Ohh.. it is just too beautiful to be true. It almost makes me cry every time I listen to it. Was this really him? The one oppressed behind his own strong character? So deeply touching… and again, the depth in his music makes people more engaged. In a way, his music contains philosophies. It makes you look back at your life and wonder deeply.

His effort was so sincere that even after he became deaf he never stopped his music. Never. Even in his deathbed. Ahh… every time I listen to his music I remind myself of his effort and it brings up deep respect from the bottom of my heart. ❤


Bread and Butter Waltz by Mozart :)

December 1, 2010

In relation to the previous entry…

Ohhhh….. Mozart!

Just listen. Stop reading. STOP READING AND LISTEN.


Hahahaha. Pure innocence.

How could this be? Starting from the title ‘Bread and Butter’? This is the MOST ADORABLE PIECE of all classical music 🙂 Well, in my opinion it is.

Doesn’t it just pull out purity and youth from you? It has a magic; it makes you young again! (Well only the moment you are listening to it… 🙂 )

Soft piano tunes.. doesn’t it just make you imagine soft butter spreading lightly on bread? What imagery does it create for you?

Really, it is hard to say that a piece of classical music is CUTE. Ok, honestly I was going to move on to Beethoven for a while, but I COULD NOT skip without presenting this adorable cute music that reveals Mozart so well.

When listening to Mozart, it is very hard to believe that he was such a nuisance… maybe he was just too childish for his age, even in adulthood. His music makes me imagine him as an innocent, playful man.

I honestly do not know if this is true, but I heard somewhere that he composed this one when he was three. Well, if he really did, I’m not surprised. I mean, it’s Mozart. DUH. 🙂 He could play violin and piano with his eyes covered and he could play piano backwards. Yes, I am very thankful that this music genius was ever born on this earth and presented us with wonderful music.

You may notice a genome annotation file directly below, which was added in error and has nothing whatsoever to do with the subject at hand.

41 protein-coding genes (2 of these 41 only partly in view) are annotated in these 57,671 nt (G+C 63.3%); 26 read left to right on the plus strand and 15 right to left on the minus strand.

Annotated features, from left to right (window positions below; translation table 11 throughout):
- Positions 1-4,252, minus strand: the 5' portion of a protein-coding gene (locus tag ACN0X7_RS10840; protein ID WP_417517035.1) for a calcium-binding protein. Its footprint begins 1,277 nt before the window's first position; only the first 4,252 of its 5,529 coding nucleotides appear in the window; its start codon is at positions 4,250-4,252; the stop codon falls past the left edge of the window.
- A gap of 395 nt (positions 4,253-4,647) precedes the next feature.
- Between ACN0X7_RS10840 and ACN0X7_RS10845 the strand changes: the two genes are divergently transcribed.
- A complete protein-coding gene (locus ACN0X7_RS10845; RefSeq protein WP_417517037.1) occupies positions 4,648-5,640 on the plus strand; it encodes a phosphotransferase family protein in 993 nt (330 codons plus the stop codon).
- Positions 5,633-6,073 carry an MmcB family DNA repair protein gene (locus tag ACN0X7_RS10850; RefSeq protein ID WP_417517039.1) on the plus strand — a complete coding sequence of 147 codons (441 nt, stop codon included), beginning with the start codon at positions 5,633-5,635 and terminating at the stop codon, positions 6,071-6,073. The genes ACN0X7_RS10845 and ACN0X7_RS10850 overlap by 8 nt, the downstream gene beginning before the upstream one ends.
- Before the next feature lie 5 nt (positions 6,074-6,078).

Ok, so back to my purpose… I WILL write about Beethoven on my next entry. 🙂 He is a fun guy to explore, so be ready!!


Mozart Sonata For Two Pianos In D K488

November 29, 2010

Ahhh… Mozart!!

Almost all of Mozart’s music is lighthearted and playful. His music contains everlasting innocence and youth. Even after his death, he has left a great legacy for centuries. This is the true beauty of classics… the beauty never fades and always remain.

Mozart was a true genius that the world had never seen before, and never was going to, and definitely never will. Even in his time, he was known as the greatest musician of his time–which gradually led to centuries. However, he was infamous for dissipation and shallowness, regardless of his talents. As a person, he was more of a nuisance to those around him.

His characters are very well shown through a lot of his music. It generally tends to have lighter emotions and mischievous innocence. It is very rarely written in minor chords. He might have been a troublesome nuisance, but his transparency with his child-like characteristics were maybe what he truly wished to reveal through his music.

And in the history of classical music, there appears another figure as important as Mozart, if not more–Ludwig van Beethoven. His life and music were completely opposite from Mozart’s. How? and how does his music reveal that? I will elaborate more on that topic on my next entry.

For now, just listen and enjoy Mozart’s Sonata for two pianos, but do not take it very seriously; remember, lightheartedness is the key to enjoy this particular piece. 🙂